We went to the Met to see two exhibits in particular, including Resistance and Splendor in Javanese Textiles, a temporary installation of batik garments from Indonesia, on view through March 3. The fabrics are encased behind glass in a busy corridor with glare-ful lighting, hence it was very difficult to take decent pictures, so I apologize for the image quality. The works themselves, however, are amazing.
|Detail, sarung, mid 19th to early 20th cent.|
Batik is a traditional method of wax resist surface design on cloth. Artisans use a tool called a tjanting (pronounced chan-ting) a drawing implement with a small metal reservoir for melted wax connected to a minute spout. Hot wax is drawn on the fabric; when the fabric is dyed the wax-coated areas resist dye penetration, remaining white. Then the wax is removed, revealing the design. The process is explained very well here http://java.eyelid.co.uk/batik.html
The exhibit at the Met featured women's wrappers, including the sarung (from whence comes our English word sarong), a similar garment called kain panjang, and men's head wraps. Most of the items were made in the mid- to late- nineteenth century and early twentieth century, and are notable for many reasons, including: excellence of execution; synthesis of imagery from Europe, Java and China; and graphic appeal.
The sarung was originally rectangular pieces of fabric whose ends were sewn together to form a tube. The wearer then stepped into this tube of cotton, pulled it up and then gathered and belted the garment to provide secure coverage. The example above is displayed with its seam intact, unlike the other cloths on exhibit, giving an impression of the apparel as worn. It would have been instructive if the exhibit had included some contemporary photographs of Javanese wearing similar garments.
The bird and floral motifs of this sarung show Indian and European influences, but this imagery was popular with the Chinese community as well, so this textile would have appealed to the polyglot of ethnicities that formed the Javanese community during Dutch colonialism.
|Detail, sarung, attributed to workshop of Mrs. Willemse, ca. 1900.|
|Detail, sarung, attributed to Mrs. Willemse, ca. 1900.|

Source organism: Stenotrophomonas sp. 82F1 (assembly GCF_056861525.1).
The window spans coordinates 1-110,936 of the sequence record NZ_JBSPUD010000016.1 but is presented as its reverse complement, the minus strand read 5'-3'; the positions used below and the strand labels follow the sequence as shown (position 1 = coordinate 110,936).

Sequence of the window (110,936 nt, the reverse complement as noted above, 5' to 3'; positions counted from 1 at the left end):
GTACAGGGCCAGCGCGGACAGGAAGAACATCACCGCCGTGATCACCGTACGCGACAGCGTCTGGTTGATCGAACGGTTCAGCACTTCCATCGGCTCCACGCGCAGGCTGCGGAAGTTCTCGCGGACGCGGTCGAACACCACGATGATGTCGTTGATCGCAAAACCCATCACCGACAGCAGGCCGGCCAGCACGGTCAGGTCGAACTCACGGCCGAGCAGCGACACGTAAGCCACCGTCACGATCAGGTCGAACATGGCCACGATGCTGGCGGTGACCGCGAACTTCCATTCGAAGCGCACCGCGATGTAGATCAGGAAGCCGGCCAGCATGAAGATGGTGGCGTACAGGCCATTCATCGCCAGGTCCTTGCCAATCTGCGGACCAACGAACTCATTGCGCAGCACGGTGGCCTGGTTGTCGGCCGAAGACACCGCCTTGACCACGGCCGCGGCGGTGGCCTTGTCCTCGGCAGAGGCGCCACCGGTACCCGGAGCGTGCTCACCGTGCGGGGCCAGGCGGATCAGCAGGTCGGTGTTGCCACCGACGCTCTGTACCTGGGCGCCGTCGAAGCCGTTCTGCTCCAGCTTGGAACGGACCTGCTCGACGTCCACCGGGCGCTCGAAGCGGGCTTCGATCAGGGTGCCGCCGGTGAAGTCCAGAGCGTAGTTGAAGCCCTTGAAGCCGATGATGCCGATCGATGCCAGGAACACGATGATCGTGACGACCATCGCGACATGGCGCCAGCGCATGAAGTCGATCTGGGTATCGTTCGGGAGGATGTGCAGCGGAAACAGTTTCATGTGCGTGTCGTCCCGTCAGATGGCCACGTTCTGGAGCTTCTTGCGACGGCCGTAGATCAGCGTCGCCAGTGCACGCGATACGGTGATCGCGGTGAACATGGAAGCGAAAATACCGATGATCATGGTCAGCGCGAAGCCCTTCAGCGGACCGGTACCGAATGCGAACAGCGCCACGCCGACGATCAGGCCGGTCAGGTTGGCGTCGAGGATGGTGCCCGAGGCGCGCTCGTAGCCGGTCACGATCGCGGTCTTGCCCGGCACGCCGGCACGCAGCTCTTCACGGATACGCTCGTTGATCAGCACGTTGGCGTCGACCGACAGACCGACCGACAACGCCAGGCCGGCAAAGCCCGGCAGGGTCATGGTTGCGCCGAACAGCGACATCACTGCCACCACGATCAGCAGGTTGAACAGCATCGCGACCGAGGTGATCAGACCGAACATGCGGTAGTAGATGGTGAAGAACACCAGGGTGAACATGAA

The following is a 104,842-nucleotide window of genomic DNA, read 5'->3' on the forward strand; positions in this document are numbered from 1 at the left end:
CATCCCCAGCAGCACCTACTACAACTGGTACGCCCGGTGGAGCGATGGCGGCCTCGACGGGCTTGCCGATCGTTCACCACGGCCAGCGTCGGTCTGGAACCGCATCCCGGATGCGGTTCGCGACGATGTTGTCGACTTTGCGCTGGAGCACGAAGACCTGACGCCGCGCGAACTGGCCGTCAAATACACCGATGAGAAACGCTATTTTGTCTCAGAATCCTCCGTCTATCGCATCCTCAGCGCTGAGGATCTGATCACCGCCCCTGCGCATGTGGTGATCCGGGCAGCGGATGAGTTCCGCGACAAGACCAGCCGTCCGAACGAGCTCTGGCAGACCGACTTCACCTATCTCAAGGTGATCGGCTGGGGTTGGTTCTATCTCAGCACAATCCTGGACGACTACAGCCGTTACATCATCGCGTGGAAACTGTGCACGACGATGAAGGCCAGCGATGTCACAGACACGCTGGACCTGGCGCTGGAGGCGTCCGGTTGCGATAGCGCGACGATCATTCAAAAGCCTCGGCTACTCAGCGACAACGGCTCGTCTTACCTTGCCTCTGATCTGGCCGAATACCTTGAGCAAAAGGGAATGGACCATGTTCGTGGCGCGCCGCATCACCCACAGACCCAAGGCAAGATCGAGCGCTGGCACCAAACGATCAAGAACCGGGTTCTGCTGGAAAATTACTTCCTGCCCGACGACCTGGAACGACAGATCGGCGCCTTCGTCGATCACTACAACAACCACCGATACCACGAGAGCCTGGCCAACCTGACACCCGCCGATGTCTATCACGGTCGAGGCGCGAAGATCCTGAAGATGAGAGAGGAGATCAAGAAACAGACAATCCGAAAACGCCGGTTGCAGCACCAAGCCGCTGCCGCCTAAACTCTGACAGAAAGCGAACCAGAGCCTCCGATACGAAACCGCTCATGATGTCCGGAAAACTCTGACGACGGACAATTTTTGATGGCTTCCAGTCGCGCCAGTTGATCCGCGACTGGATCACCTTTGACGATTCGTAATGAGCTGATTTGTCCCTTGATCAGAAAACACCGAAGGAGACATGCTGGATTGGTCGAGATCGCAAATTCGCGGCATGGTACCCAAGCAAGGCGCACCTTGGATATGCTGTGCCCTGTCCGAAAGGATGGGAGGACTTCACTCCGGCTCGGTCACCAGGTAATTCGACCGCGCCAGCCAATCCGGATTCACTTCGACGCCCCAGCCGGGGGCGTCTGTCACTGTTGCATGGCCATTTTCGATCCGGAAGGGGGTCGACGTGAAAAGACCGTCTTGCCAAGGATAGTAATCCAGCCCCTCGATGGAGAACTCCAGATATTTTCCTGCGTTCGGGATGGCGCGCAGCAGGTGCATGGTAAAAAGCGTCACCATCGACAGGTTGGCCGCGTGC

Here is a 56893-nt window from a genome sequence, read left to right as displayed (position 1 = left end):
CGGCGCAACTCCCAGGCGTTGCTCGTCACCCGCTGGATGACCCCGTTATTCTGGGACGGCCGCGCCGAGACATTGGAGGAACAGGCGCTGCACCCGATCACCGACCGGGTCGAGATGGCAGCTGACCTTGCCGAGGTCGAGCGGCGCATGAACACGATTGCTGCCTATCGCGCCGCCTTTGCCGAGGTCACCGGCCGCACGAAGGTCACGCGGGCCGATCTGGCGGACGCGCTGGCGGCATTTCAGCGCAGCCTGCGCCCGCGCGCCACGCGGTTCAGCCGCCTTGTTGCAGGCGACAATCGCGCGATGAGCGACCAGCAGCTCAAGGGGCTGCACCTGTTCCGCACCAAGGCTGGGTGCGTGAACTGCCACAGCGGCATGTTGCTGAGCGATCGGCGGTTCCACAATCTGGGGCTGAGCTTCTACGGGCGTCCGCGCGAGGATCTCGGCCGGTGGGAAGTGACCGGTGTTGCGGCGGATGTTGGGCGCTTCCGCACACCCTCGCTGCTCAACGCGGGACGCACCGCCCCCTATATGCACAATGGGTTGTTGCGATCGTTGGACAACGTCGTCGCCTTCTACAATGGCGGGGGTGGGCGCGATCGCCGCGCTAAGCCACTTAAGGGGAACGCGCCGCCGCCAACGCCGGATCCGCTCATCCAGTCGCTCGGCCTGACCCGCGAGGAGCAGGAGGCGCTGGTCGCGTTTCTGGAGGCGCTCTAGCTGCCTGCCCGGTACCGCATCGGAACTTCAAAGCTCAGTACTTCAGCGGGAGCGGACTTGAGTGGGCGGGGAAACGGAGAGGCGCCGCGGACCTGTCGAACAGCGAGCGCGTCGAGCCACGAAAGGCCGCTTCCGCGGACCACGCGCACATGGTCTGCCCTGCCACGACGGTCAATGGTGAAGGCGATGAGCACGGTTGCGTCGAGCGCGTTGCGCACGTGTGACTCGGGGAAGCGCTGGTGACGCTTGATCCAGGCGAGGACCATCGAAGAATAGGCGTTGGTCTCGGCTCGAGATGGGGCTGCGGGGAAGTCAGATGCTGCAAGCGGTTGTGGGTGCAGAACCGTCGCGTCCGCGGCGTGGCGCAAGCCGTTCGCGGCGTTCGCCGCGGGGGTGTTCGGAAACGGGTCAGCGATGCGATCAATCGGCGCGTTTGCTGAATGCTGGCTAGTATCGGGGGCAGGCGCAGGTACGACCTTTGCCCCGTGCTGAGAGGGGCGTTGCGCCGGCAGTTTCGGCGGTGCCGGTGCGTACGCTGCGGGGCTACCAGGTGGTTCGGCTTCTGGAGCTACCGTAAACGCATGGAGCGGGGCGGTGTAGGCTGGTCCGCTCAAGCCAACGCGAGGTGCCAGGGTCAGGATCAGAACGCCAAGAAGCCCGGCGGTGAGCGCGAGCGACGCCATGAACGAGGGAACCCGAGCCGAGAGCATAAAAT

The sarung in the images above, from one of the Javanese-run workshops which developed in the late 19th century, features a lotus, in the fullness of mature bloom, as well as cranes, Chinese symbols of longevity. This garment would have appealed to middle-aged Chinese women with aspirations to long and happy lives.
The geometic example above, in indigo and subtle off-white and taupe, shows just how precise and detailed batik can be in the hands of a skilled artist.
|Detail, kain panjang.|
The cloth above was made during the Japanese occupation of Java, which began in 1942 (Java had been part of the Dutch East Indies colony for three centuries prior to World War II.) Supplies of fine cotton fabric were blocked during the war, so the length of the wrappers diminished. To compensate for this the batik artisans added value through extremely detailed designs in multiple colors; the result is a lush fabric counterpoint to the deprivation of wartime.
|Wall hanging, workshop of R. Soelardi, early 20th century.|
|Detail, wall hanging.|
The batik textile in the two images above is not a piece of apparel but a wall-hanging, probably made to appeal to Europeans looking for souvenir of their time in Java. The image represents shadow puppets in a scene from the Ramayana. (Although most Javanese today are Muslim, the popular shadow puppet repertoire is largely based on Hindu epics.)At right the brave and clever monkey warrior Hanuman confronts the giant Prahasto. All ends well in the epic, and this batik was a good way to conclude the exhibit.